Media Coverage

The work done by Northwestern University Feinberg School of Medicine faculty members (and even some students) is regularly highlighted in newspapers, online media outlets and more. Below you’ll find links to articles and videos of Feinberg in the news.

CBS Chicago 0

U.S. Sen. Dick Durbin met with doctors in Chicago on Tuesday to discuss the Zika virus, and to urge Congress to approve funding to fight the disease.

Dr. Michael Angarone, an infectious disease specialist at Northwestern Memorial Hospital, said research funded by the federal government would help him provide answers to patients bout Zika.

“How do we counsel our patients and these people that have all these questions that, in reality, we don’t have many answers for?” he said after meeting with Durbin.

Chicago Tribune 0

The young doctor cried in a stairwell, overwhelmed. Scheduling issues unexpectedly stripped away a weekend to visit his father, recently diagnosed with cancer. The night before, his wife had announced she was moving out — “rips the guts right out of him,” said Dr. Joan Anzia, a psychiatry professor at Northwestern University’s Feinberg School of Medicine. Doctors are more likely than the general population to commit suicide, with an estimated 350 to 400 physicians killing themselves in the U.S. each year, Anzia said. “It’s the unspoken group of patients,” said Dr. Michael Gisondi, an associate professor in emergency medicine at Feinberg. “We don’t care for ourselves nearly enough.” The medical profession is starting to recognize the problem of depression in its ranks. Northwestern has a clinician available 24 hours a day, seven days a week, for any physician to confidentially call.

Chicago Tribune 0

Chicagoans want to know if they are at risk for the Zika virus, especially with the summer heat drawing out mosquitoes.

“There’s still been a lot of concern from women,” said Dr. Michael Angarone, a Northwestern Memorial Hospital physician who specializes in infectious diseases.

Chicago health officials are working to inform residents about Zika, which can cause microcephaly, a serious birth defect in which babies are born with heads smaller than expected.

Health Day 0

Men are significantly more likely to have their heart stop suddenly than women are, a new study finds. About one in nine men will suffer a cardiac arrest before the age of 70, compared to about one in 30 women. At age 45, men have nearly an 11 percent lifetime risk of sudden cardiac death, compared with a 3 percent risk among women of the same age, researchers report. “Most of these deaths are occurring prematurely — before age 70 — which means that this is a very important and largely preventable cause of death that’s really affecting families in a devastating way,” said lead researcher Dr. Donald Lloyd-Jones. He is chair of preventive medicine at Northwestern University Feinberg School of Medicine, in Chicago.

Health Day 0

People who inherit a genetic disorder that causes high levels of “bad” LDL cholesterol have an increased risk for heart disease and hardened arteries, a new study finds.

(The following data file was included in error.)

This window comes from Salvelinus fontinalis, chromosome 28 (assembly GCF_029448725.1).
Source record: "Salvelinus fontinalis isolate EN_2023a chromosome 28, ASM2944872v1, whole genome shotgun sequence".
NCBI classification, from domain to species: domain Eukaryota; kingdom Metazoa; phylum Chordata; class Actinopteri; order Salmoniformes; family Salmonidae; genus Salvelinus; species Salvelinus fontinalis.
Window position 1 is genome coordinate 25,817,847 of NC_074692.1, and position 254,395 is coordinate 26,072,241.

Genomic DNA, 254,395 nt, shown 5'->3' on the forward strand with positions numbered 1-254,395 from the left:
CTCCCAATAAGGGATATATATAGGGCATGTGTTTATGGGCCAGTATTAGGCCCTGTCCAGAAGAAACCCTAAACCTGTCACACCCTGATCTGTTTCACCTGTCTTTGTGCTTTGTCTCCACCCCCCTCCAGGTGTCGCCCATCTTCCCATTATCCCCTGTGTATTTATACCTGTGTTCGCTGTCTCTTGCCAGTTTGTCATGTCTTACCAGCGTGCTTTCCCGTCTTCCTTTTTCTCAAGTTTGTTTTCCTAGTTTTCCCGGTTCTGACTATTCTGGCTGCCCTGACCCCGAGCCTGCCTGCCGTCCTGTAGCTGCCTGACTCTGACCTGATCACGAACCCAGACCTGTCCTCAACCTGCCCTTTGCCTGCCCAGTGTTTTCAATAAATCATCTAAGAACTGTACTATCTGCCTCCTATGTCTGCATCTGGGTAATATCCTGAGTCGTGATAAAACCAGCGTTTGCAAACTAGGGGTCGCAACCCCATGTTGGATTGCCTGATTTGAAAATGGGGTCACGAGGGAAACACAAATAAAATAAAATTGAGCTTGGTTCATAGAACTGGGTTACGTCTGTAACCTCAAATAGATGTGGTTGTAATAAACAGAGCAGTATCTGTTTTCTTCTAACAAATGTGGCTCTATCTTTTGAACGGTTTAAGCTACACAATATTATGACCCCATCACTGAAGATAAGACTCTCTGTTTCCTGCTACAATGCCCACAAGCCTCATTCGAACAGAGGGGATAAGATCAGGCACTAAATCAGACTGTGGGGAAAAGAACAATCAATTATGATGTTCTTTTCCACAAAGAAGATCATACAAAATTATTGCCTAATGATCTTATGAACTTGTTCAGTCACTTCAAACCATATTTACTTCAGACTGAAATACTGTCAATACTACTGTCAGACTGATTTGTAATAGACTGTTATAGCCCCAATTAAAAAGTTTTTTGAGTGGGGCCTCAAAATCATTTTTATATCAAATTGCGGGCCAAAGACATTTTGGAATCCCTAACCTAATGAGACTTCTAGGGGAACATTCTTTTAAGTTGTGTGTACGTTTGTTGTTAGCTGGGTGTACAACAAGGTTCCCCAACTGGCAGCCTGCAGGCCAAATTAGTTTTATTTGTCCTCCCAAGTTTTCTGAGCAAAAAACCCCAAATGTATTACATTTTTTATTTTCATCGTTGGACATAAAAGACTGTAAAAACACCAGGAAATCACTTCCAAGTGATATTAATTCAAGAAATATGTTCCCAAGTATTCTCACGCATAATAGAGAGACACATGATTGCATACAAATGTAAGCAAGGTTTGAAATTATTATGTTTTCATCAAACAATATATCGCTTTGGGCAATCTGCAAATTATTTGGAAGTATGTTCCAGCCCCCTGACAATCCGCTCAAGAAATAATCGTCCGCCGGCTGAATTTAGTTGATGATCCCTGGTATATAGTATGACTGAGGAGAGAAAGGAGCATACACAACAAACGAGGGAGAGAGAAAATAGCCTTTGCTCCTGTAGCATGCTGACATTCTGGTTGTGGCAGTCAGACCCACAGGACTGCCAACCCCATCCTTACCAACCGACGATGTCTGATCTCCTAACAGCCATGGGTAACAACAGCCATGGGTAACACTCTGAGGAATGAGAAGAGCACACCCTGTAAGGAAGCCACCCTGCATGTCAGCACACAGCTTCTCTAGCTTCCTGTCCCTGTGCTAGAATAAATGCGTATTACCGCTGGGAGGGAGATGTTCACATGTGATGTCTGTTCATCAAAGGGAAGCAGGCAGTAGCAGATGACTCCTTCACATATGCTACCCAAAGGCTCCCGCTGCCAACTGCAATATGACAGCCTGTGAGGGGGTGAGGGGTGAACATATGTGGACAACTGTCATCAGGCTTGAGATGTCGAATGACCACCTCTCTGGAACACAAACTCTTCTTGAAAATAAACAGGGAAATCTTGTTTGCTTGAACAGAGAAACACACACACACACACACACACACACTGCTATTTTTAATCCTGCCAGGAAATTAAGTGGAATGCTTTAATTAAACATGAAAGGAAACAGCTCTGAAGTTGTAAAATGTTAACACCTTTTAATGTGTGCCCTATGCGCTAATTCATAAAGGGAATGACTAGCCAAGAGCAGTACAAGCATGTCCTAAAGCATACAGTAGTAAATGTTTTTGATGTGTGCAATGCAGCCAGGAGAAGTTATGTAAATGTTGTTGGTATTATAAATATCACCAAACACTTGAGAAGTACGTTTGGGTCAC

The findings may help doctors explain the risks of familial hypercholesterolemia more clearly to patients. That’s important because the disorder can be treated with cholesterol-lowering drugs to decrease the risks for coronary heart disease and stroke, the investigators said.

“Clinician-patient discussions about guideline-supported therapies can be informed by this data,” according to the study authors, who were led by Dr. Donald Lloyd-Jones at Northwestern University in Chicago.

USA Today 0

“We know that dads who are more involved can contribute really positively to their children’s development,” says Craig Garfield, an associate professor of pediatrics at Northwestern University Feinberg School of Medicine in Chicago. “And they do it in a unique way that can complement, but not necessarily mimic, the way moms contribute.”

Garfield is co-author of a research review published this week in Pediatrics, just in time for Father’s Day. Today’s fathers — whether they are biological, adoptive, step, foster or even involved grandfathers — have “a role expanded far beyond that of stereotypical disciplinarian, breadwinner and masculine role model,” says the report co-written with Michael Yogman, an assistant clinical professor of pediatrics at Harvard Medical School.

Health Day 0

“We know that smoking tobacco products and outside air pollution are linked to heart disease death,” said lead researcher Dr. Sumeet Mitter, a cardiovascular disease fellow at Northwestern University in Chicago.

“Our study, using exposure history and time, is the first to find a significant and independent increased risk for all-cause, total cardiovascular disease and heart attack deaths due to increasing lifetime exposures to household air pollution from kerosene or diesel burning,” Mitter added.

Reuters 0

The difficulty of withdrawing treatment is a challenge that’s all too common, agreed Dr. Eytan Szmuilowicz, a palliative care physician at Northwestern University’s Feinberg School of Medicine in Chicago.

Szmuilowicz, who was not associated with the study, added that doctors’ natural aversion to conflict complicates the issue further.

“We don’t know how to manage or negotiate it,” he told Reuters Health. “It is easier behind the scenes to complain that a treatment may be inappropriate, but we haven’t taken a step back to think if we are providing care that furthers a patient’s goals.”

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